I'm using @font-face for the first time and downloaded a font-kit from fontsquirrel

The code they recommend inserting into my CSS is:

@font-face {
    font-family: 'junctionregularRegular';
    src: url('Junction-webfont.eot');
    src: local('☺'), 
        url('Junction-webfont.woff') format('woff'), 
        url('Junction-webfont.ttf') format('truetype'), 
        url('Junction-webfont.svg#webfontoNEpZXy2') format('svg');

Now, the smiley face thing has me stumped. But so too does the number of urls in the src - why do they recommend so many files and will they all be sent to the browser when a page is rendered? Is there any harm in removing all but the .ttf?

  • @font-face The last src property takes precedence in the CSS cascade, meaning that the CSS will be parsed from bottom to top.
    – logu
    Feb 10, 2016 at 11:08

2 Answers 2


if you read the notes in font-squirrel's font-face generator, you'll see that it was a gotcha by paul irish.

Here is the excerpt from his blog post:

And.. regarding @font-face syntax

I now recommend the bulletproof smiley variation over the original bulletproof syntax.

@font-face {
  font-family: 'Graublau Web';
  src: url('GraublauWeb.eot');
  src: local('☺'),
       url('GraublauWeb.woff') format('woff'), url('GraublauWeb.ttf') format('truetype');

From the bulletproof post:

Yes, it's a smiley face. The OpenType spec indicates any two-byte unicode characters won't work in a font name on Mac at all, so that lessens the likelihood that someone actually released a font with such a name.

There are a few reasons why smiley is a better solution:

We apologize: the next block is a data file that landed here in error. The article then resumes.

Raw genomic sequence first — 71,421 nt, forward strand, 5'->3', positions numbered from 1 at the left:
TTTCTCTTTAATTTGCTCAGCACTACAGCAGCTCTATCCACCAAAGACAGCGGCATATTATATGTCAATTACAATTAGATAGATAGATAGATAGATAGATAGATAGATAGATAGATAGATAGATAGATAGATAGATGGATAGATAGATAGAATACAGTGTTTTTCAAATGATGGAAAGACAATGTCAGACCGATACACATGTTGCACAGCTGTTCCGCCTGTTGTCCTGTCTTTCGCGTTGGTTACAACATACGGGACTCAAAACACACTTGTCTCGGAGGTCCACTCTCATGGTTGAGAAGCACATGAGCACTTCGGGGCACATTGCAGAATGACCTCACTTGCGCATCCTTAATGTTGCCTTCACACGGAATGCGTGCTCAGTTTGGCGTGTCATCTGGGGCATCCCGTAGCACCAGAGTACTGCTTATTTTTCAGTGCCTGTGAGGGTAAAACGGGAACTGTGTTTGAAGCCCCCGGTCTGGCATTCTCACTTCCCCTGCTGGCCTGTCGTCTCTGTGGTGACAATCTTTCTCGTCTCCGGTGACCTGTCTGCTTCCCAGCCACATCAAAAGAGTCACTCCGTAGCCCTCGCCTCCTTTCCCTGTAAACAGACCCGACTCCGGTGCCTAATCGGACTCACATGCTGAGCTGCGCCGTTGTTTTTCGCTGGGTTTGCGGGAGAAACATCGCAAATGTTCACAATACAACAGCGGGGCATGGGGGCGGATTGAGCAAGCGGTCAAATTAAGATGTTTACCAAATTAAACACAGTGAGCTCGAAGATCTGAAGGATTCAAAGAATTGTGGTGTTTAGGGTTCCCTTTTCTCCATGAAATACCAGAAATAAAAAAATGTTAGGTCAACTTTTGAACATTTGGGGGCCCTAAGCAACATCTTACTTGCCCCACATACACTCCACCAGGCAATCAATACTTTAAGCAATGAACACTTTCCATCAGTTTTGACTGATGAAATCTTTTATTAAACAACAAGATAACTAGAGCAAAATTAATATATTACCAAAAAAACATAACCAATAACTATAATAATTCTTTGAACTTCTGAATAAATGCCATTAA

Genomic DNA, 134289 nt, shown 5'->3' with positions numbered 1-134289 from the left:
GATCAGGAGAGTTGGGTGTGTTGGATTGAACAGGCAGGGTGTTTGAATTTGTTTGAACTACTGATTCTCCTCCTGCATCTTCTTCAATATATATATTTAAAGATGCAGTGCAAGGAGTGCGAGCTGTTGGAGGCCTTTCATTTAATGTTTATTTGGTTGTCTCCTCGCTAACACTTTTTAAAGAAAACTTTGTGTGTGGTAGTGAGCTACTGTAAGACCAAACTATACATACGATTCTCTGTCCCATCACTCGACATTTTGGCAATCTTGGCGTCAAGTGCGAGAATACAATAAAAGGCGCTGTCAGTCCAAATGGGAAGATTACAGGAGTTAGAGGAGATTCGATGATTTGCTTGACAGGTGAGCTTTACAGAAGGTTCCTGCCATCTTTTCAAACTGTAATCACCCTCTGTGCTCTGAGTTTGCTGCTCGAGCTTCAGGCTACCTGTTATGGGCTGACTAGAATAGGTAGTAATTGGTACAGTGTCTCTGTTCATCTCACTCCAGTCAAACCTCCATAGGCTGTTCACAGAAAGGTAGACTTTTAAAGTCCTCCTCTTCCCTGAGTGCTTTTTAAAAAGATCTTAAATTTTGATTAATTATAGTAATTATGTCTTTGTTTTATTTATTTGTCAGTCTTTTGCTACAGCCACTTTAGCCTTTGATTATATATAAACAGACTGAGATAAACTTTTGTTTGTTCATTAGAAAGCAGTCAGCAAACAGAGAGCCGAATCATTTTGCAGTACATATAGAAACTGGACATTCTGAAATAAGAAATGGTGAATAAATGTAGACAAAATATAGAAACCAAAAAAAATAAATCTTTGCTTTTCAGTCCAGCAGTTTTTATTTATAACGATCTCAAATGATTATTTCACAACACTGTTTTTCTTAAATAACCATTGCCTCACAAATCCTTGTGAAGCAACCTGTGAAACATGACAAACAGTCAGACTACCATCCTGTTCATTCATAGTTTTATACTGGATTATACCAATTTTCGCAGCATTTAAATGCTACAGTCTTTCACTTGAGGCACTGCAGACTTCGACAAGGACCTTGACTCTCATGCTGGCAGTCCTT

• Webkit+Font Management software can mess up local references, like turning glyphs into A blocks.

  • On OS X, Font Management software may alter system settings to show a dialog when trying to access a local() font that's accessible outside of Library/Fonts. More detail on my bulletproof post. Font Explorer X is also known to mess up other stuff in Firefox.

  • Although it's unlikely, you could reference a local() font which is completely different than what you think it is. (Typophile post on different fonts, same name) At the very least its a risk, and you're ceding control of the type to both the browser and host machine. This risk may not be worth the benefit of avoiding the font download.

These are all pretty edge case issues, but it's worth considering.

  • 12
    thanks a lot ☺ it's clear now - I have just found this article on nicewebtype.com which answers all of my other questions too Sep 13, 2010 at 7:18
  • 10
    so, in essence, the local portion of that code says "this font is locally known as X", and we are using the smiley to prevent the browser from possibly using the wrong font with the same name (for the reasons stated above). nice :)
    – abelito
    Jun 4, 2012 at 15:14
  • 3
    Do you actually need a local() statement? Is it redundant? Shouldn't the browser use your first url() without it?
    – Simon E.
    Oct 11, 2013 at 6:34
  • When I view my css source in chrome dev tools the smiley face shoes up like this: ☺ Is that correct?
    – Anthony
    Oct 30, 2013 at 18:20
  • 1
    @Simon: The local statement is there to support IE6 - 8 (see the linked blog post) so unless you don't care about these browsers it's needed. Jan 8, 2014 at 21:08

The local(☺︎) is a css hack to divert IE6-8 from downloading fonts it can't use (it can only use fonts in EOT format).

Explained: The last src property takes precedence in the CSS cascade, meaning that the CSS will be parsed from bottom to top. The local(☺︎) will make IE skip the src at the bottom, without wasting bandwidth downloading fonts it can't use, and rather go straight to the font in .eot format (defined on the line above in your question) that it will use. The smiley is just to ensure there won't be a local font with that name (character combination).

Read more here: http://nicewebtype.com/notes/2009/10/30/how-to-use-css-font-face/

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